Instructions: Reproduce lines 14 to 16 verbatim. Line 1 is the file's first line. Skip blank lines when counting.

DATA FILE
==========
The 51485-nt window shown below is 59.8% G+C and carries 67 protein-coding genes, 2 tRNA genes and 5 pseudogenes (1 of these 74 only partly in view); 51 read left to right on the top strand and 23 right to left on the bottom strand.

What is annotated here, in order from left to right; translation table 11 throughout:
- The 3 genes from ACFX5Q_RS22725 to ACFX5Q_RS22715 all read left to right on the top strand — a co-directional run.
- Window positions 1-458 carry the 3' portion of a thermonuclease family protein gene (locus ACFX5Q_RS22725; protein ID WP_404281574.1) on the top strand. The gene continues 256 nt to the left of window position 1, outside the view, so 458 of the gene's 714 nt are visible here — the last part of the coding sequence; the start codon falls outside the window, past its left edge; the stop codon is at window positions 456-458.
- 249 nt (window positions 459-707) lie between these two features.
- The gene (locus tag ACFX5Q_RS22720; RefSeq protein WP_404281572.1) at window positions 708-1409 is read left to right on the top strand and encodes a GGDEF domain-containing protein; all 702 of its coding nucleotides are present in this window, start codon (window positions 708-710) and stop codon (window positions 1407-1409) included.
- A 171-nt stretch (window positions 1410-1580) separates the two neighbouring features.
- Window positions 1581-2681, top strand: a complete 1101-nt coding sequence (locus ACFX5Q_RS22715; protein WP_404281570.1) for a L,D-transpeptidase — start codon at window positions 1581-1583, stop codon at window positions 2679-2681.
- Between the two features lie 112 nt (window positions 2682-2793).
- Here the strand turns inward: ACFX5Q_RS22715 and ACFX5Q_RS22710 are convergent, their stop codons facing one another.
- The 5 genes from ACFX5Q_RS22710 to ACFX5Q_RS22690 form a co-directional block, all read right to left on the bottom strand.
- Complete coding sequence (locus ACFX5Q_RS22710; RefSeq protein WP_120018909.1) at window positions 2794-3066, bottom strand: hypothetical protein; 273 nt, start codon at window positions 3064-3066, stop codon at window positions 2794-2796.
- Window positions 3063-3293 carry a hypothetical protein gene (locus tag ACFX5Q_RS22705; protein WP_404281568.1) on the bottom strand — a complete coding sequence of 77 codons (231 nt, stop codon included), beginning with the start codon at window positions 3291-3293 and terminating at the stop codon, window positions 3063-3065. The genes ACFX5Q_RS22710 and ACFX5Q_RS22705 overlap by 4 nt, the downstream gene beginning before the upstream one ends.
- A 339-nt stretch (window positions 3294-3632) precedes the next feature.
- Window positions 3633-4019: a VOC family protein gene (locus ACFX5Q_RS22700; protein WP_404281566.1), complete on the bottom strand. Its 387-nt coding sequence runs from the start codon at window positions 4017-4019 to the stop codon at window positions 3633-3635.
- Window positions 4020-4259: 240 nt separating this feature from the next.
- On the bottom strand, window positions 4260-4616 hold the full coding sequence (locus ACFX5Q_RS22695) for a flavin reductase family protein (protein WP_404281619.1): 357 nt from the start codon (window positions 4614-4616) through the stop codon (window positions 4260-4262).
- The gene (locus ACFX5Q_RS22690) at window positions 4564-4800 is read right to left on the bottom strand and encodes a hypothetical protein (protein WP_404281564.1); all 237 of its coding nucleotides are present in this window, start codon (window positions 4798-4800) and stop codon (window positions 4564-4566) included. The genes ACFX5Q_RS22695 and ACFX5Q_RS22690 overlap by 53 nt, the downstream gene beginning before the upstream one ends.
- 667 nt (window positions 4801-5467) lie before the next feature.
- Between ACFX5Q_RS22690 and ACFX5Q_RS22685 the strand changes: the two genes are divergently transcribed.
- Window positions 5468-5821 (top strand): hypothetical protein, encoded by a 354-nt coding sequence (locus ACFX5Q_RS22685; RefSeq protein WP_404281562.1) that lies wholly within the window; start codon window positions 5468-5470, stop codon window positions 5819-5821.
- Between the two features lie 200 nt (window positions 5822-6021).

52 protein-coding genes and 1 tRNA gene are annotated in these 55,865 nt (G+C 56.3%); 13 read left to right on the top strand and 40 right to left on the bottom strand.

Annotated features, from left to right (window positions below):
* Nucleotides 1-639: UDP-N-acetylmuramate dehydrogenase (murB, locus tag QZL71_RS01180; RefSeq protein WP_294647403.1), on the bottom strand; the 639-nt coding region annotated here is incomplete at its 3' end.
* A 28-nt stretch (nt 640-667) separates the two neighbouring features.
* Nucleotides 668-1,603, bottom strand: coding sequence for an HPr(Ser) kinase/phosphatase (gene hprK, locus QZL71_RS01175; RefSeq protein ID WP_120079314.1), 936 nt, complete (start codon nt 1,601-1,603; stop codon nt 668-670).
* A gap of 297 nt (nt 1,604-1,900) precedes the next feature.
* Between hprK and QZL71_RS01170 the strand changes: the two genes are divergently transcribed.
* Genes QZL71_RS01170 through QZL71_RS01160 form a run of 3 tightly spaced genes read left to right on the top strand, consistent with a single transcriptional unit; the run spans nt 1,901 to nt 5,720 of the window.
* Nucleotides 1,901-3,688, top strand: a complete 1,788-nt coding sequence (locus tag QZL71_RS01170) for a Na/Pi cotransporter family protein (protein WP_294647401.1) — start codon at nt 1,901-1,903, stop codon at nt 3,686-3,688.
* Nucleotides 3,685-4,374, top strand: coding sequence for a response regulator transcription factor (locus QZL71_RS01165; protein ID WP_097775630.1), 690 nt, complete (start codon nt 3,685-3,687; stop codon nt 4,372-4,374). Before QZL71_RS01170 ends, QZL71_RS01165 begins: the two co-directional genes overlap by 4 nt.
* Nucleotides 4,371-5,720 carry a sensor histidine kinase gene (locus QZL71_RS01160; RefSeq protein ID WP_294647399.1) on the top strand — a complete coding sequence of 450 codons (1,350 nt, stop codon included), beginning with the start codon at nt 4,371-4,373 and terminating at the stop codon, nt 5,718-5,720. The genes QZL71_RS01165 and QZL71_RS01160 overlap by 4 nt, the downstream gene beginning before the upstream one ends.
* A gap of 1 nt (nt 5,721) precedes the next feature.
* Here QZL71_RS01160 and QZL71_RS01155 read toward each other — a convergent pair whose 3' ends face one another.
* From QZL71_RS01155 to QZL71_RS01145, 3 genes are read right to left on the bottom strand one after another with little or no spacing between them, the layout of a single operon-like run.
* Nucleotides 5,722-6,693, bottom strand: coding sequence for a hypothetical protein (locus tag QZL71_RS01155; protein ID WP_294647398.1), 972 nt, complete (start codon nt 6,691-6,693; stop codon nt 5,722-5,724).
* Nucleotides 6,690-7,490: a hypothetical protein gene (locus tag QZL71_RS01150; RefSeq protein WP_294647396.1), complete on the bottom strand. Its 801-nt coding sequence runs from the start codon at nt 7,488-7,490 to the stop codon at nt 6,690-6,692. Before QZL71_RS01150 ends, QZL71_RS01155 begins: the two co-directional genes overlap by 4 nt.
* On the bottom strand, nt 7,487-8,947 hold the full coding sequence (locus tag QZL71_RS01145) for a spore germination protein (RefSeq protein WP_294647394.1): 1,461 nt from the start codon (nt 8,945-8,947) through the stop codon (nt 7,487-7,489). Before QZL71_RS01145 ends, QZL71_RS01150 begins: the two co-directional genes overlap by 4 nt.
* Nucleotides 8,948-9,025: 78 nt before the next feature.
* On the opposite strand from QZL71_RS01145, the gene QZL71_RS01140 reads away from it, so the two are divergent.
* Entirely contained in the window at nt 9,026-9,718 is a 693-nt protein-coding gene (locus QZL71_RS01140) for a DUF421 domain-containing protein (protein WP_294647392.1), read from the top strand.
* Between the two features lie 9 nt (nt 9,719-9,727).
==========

- A 339-nt stretch (window positions 3294-3632) precedes the next feature.
- Window positions 3633-4019: a VOC family protein gene (locus ACFX5Q_RS22700; protein WP_404281566.1), complete on the bottom strand. Its 387-nt coding sequence runs from the start codon at window positions 4017-4019 to the stop codon at window positions 3633-3635.
- Window positions 4020-4259: 240 nt separating this feature from the next.